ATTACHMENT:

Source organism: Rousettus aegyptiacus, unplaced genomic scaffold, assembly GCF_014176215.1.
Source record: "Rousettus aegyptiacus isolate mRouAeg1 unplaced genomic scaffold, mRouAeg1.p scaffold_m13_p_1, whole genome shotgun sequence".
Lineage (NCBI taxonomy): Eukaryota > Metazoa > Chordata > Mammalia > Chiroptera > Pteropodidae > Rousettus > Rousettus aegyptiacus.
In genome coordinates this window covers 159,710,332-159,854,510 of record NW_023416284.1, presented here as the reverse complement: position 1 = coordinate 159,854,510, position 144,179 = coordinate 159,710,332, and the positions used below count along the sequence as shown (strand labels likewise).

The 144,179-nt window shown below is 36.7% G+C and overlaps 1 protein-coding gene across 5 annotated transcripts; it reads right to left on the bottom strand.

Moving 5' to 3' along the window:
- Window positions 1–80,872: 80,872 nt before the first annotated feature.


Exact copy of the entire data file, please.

Source organism: Rousettus aegyptiacus, unplaced genomic scaffold, assembly GCF_014176215.1.
Source record: "Rousettus aegyptiacus isolate mRouAeg1 unplaced genomic scaffold, mRouAeg1.p scaffold_m13_p_1, whole genome shotgun sequence".
Lineage (NCBI taxonomy): Eukaryota > Metazoa > Chordata > Mammalia > Chiroptera > Pteropodidae > Rousettus > Rousettus aegyptiacus.
In genome coordinates this window covers 159,710,332-159,854,510 of record NW_023416284.1, presented here as the reverse complement: position 1 = coordinate 159,854,510, position 144,179 = coordinate 159,710,332, and the positions used below count along the sequence as shown (strand labels likewise).

The 144,179-nt window shown below is 36.7% G+C and overlaps 1 protein-coding gene across 5 annotated transcripts; it reads right to left on the bottom strand.

Moving 5' to 3' along the window:
- Window positions 1–80,872: 80,872 nt before the first annotated feature.